Last Week in Review: Headed Back to the Future
This past week, the U.S. 10-year Note yield, a proxy for long-term interest rates, climbed back above .80% for the first time since June. At the same time, mortgage-backed security prices, which determine home loan rates, declined to their lowest level since July, pushing mortgage rates higher.
Stimulus, Stimulus, Stimulus
With two weeks to go before the election, it’s not a matter of if, but when a stimulus plan is coming. At the moment, it’s looking like a plan of at least $2 trillion or more and the markets are preparing for the “future”, which looks like further economic expansion and a growing threat of inflation — both of which Bonds and rates hate.
In addition to the positive economic outcome, stimulus provides, the new stimulus must be purchased by investors through Treasury auctions and the increased supply weighs on prices and drives yields/rates higher.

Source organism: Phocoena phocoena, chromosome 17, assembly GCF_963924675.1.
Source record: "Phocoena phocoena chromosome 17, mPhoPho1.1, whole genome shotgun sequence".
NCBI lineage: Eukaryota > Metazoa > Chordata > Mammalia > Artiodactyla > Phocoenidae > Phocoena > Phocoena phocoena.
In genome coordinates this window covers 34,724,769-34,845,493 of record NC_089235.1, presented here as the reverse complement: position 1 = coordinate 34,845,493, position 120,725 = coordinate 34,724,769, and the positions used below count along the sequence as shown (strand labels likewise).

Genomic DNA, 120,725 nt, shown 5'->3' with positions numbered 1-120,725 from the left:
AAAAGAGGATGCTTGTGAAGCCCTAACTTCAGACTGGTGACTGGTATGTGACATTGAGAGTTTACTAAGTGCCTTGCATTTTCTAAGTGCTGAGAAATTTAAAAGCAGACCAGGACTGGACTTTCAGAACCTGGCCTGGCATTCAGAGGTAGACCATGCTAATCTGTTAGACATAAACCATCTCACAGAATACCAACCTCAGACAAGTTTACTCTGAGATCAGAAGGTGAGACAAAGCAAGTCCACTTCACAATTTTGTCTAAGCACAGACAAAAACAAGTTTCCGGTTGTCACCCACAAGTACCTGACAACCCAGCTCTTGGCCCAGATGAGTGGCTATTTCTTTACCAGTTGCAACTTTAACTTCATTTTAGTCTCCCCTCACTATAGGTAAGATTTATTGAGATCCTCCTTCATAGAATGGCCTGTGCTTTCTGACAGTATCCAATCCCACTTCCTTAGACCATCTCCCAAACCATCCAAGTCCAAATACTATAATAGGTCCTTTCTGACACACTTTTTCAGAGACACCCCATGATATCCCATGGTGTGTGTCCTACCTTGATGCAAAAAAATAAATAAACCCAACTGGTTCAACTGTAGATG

Don’t Fight the Fed
This recent rise in rates has the Fed’s attention. At the moment, the Fed is purchasing $120 billion worth of Treasuries and Mortgage Bonds each month to help pin down rates. Should Treasury yields continue to climb and drag Mortgage Bond prices lower still, causing home loan rates to rise, it is very likely that the Fed will step in and either buy even more Bonds and/or institute some sort of Yield Curve Control (YCC) to pin down long-term rates.
The Fed wants to further stimulate the economy by giving more and more people the ability to refinance or purchase a home, and much higher rates would prevent those efforts.
Bottom line: Rates are just above all-time lows, and as we are already starting to see, they may not be for long.